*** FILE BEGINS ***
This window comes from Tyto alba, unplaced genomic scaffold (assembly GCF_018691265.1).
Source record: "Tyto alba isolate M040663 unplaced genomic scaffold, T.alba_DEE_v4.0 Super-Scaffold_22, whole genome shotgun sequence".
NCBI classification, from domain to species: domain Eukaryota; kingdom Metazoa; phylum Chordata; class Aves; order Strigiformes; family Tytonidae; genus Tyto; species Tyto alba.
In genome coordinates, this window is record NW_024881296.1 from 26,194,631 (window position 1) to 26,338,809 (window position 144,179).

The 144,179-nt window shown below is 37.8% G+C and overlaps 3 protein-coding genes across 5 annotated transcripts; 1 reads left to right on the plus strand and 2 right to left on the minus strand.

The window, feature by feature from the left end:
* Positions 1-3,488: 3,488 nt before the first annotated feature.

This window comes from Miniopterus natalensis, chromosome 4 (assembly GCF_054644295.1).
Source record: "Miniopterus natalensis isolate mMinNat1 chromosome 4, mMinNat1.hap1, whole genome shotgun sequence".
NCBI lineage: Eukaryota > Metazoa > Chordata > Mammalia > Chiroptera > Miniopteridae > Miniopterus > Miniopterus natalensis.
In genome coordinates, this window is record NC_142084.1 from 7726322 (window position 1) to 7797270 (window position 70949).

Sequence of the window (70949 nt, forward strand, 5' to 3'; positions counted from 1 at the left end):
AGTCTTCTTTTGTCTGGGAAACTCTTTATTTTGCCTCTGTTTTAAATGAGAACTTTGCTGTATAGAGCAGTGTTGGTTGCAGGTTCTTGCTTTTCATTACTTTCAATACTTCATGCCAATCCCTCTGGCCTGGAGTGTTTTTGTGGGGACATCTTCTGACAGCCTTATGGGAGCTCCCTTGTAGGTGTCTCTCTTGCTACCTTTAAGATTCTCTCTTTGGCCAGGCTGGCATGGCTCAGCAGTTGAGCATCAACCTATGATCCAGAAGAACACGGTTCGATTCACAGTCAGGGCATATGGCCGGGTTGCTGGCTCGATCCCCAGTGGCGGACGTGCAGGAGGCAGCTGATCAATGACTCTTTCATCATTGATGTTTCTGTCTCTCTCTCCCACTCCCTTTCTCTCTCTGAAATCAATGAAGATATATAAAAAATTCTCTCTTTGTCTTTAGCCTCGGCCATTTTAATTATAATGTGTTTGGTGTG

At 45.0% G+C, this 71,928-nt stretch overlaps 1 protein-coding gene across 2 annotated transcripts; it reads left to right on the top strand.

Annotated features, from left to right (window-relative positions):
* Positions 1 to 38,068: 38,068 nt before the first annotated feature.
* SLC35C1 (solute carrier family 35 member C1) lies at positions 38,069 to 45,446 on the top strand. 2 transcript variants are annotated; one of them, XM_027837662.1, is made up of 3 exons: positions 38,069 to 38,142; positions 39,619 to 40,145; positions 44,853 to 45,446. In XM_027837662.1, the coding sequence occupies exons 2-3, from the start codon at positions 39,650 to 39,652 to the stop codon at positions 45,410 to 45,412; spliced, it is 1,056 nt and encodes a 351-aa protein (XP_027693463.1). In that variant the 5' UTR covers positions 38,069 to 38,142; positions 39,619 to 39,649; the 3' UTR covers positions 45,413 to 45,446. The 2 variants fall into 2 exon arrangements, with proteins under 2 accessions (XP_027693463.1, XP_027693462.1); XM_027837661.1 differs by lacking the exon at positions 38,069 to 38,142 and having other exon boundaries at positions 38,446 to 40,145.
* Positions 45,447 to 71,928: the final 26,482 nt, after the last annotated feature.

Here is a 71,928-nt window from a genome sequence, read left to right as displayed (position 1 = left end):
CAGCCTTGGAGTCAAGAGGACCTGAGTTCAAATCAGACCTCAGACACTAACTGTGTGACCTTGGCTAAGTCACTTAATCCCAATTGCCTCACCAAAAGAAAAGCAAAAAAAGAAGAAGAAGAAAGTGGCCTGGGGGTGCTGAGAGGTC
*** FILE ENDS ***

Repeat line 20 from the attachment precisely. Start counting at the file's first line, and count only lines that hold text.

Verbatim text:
CAGCCTTGGAGTCAAGAGGACCTGAGTTCAAATCAGACCTCAGACACTAACTGTGTGACCTTGGCTAAGTCACTTAATCCCAATTGCCTCACCAAAAGAAAAGCAAAAAAAGAAGAAGAAGAAAGTGGCCTGGGGGTGCTGAGAGGTC